With just over a week to go until Tax Day (it’s April 17 this year), you have a few options available if you haven’t yet filed your tax return. You can:
- Call and hope to get a last-minute tax appointment;
- Download tax prep software and figure you’ll squeeze in the time to file while binge-watching Stranger Things;
- Rock back and forth quietly under your desk while promising to be more prepared next year; or
- You can join the nearly 10 million taxpayers who are expected to file for an extension.
Of those choices, you’re probably best off filing for an extension. It just takes a few minutes, there are no special hoops to jump through, and there’s no fee payable to the Internal Revenue Service (IRS). And contrary to popular belief, filing for an extension isn’t an audit trigger.
The IRS understands that there are a number of legitimate reasons why taxpayers may need more time to file. Whatever your reason for not being ready to file is yours. The great thing about filing for an extension early on is that you don’t need to tell anyone – even the IRS – why you’re making the request since the extension is granted automatically if you follow the rules.
To file for an extension, you can:
- File for an extension online for free using FreeFile on IRS.gov (you can use FreeFile to e-file an extension for free even if you don’t otherwise qualify to use the software);
- File for an extension electronically using fillable forms (you’ll find the instructions here);
- Ask your tax preparer to file an extension for you;
- Use a service like File Later to file for an extension;
- File using tax prep software; or
- Complete and mail a federal form 4868, Application for Automatic Extension of Time To File U.S. Individual Income Tax Return (downloads as a pdf).
The regular “timely filing” rules apply – so be sure and get your extension postmarked or e-file accepted by the end of the day on April 17. Assuming you’re on time, you will have six more months to get your return to the IRS and not be subject to the late-filing penalty. For 2018, this means that, with an extension, you’ll have until October 15, 2018, to file a return (this is six months from the normal April 15 filing date).
To file an extension, you’ll need:
- Your name (and spouse’s name if you’re filing jointly) and address;
- Your Social Security number (and spouse’s Social Security number if you’re filing jointly);
- An estimate of your total tax liability for 2017;
- Total of what you have already paid for the 2017 tax year (including withholding and estimated payments); and
- The amount you’re paying along with the extension, if anything.
Remember that an extension is an extension of the time to file and not an extension of time to pay. If you expect to owe at tax time and you’re filing for an extension, you should make a payment with your extension request in order to avoid interest and penalty later. The interest rate is the federal short-term rate plus 3%, compounded daily and the late-payment penalty is normally 0.5% per month. (More on those penalties here.)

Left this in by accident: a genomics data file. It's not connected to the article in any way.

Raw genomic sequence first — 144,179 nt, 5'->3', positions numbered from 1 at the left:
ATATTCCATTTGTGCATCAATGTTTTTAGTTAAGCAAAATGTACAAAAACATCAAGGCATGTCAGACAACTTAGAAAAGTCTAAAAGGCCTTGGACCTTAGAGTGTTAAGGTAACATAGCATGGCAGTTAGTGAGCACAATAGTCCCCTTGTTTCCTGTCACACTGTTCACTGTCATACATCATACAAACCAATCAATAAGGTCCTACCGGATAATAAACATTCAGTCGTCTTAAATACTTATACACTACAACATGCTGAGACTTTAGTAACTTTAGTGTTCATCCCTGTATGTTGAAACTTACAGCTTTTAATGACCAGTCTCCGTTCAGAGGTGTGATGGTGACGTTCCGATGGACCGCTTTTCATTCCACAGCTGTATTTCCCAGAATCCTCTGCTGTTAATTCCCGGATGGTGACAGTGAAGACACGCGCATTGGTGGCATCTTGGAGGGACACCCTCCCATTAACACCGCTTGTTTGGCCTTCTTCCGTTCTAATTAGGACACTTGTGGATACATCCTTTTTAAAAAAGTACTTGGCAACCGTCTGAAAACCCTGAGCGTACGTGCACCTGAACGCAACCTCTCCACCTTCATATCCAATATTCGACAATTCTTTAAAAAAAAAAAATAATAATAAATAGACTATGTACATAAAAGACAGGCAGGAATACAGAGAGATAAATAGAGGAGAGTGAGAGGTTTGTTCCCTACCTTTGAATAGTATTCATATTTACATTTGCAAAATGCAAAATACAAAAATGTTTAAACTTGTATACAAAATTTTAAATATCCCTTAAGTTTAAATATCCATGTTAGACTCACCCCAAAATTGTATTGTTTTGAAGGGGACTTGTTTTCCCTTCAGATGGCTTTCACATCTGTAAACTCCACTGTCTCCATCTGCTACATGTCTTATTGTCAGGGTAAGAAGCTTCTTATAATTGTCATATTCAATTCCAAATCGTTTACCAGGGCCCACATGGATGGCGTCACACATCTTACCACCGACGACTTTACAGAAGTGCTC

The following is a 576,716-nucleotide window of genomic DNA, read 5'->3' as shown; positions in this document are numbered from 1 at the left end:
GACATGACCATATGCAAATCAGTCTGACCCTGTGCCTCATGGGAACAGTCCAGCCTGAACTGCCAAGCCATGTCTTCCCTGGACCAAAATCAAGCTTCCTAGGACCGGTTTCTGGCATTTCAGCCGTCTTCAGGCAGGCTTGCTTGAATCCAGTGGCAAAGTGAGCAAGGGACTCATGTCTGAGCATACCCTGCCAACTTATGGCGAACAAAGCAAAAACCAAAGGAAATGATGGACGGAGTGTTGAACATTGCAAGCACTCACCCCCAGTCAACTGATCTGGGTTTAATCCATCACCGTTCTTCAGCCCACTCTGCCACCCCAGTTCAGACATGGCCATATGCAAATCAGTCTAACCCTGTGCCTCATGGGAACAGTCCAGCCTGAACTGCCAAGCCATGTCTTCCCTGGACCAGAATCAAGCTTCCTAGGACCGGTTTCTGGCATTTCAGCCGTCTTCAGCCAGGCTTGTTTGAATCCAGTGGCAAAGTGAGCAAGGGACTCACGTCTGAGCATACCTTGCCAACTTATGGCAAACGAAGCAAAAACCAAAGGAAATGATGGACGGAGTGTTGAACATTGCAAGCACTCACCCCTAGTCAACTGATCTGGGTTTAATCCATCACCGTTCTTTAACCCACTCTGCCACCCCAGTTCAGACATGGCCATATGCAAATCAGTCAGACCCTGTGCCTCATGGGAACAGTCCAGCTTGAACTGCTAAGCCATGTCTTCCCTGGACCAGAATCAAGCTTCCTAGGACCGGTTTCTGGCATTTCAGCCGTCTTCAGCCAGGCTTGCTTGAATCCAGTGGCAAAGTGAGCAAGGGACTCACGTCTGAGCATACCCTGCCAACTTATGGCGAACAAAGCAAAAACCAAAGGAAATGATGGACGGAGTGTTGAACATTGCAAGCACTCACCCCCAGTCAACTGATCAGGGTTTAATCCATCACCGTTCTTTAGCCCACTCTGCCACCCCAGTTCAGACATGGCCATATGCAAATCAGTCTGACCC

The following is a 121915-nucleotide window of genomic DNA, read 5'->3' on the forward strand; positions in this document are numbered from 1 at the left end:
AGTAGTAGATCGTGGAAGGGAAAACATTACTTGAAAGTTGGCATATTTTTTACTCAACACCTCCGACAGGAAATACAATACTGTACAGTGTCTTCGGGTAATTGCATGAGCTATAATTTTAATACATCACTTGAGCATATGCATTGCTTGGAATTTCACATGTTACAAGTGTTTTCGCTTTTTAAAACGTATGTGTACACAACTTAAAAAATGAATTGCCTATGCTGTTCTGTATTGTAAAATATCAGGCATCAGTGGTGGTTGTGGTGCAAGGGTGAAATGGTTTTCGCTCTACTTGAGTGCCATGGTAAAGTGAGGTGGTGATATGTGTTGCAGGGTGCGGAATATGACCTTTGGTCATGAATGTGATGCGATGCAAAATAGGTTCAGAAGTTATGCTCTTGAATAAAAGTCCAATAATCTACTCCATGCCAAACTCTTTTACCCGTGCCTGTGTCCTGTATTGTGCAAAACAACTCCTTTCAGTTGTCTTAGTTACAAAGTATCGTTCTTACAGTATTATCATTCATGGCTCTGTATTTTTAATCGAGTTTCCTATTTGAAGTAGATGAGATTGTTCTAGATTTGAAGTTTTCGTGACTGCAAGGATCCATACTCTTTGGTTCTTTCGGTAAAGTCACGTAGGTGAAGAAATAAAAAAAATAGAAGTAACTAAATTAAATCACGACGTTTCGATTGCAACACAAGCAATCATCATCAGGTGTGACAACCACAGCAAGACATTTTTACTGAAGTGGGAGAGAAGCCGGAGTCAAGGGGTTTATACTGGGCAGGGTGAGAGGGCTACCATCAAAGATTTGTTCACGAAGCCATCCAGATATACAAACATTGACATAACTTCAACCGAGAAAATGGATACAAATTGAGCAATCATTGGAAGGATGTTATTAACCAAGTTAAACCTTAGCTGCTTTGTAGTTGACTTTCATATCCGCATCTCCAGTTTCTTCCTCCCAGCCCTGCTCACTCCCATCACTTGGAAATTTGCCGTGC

If you need to make a payment with your extension, you can send in a check or money order with your form 4868, pay online, or pay by phone. You can also pay by making a direct transfer from your bank account using Direct Pay, using the Electronic Federal Tax Payment System (EFTPS, registration required), or by debit or credit card (third-party charges may apply). Some services require an extra day or so for processing so check those details out well before April 17.
Some taxpayers get an automatic extension of time to file without having to file. Those include:
- If you’re a U.S. citizen or resident and you live outside of the U.S. or Puerto Rico and your main place of business or post of duty is outside of the U.S. or Puerto Rico or if you are active duty military and live outside of the U.S., you qualify for a two-month extension without having to file form 4868. That moves your due date to June 15 to file and pay. However, interest is still due on any tax payment made after April 17.
- Members of the military and others serving in combat zones or hazardous zone areas generally have until at least 180 days after they leave the zone to file returns and pay any taxes due.
- Taxpayers affected by natural disasters may have extra time. In particular, the IRS extended tax deadlines for affected individuals and businesses in the U.S. Virgin Islands and the islands of St. Croix, St. John and St. Thomas to June 29, 2018. For more details or to see if you’re eligible, check the IRS website.
While it’s always a relief to have your tax return over and done with by April 17, it’s not the end of the world if that doesn’t happen. It’s always better to file a complete, correct return on extension than a rushed, flawed return by Tax Day. So go ahead, file for an extension. And then go back to whatever it was that you really wanted to do, like finishing up Stranger Things.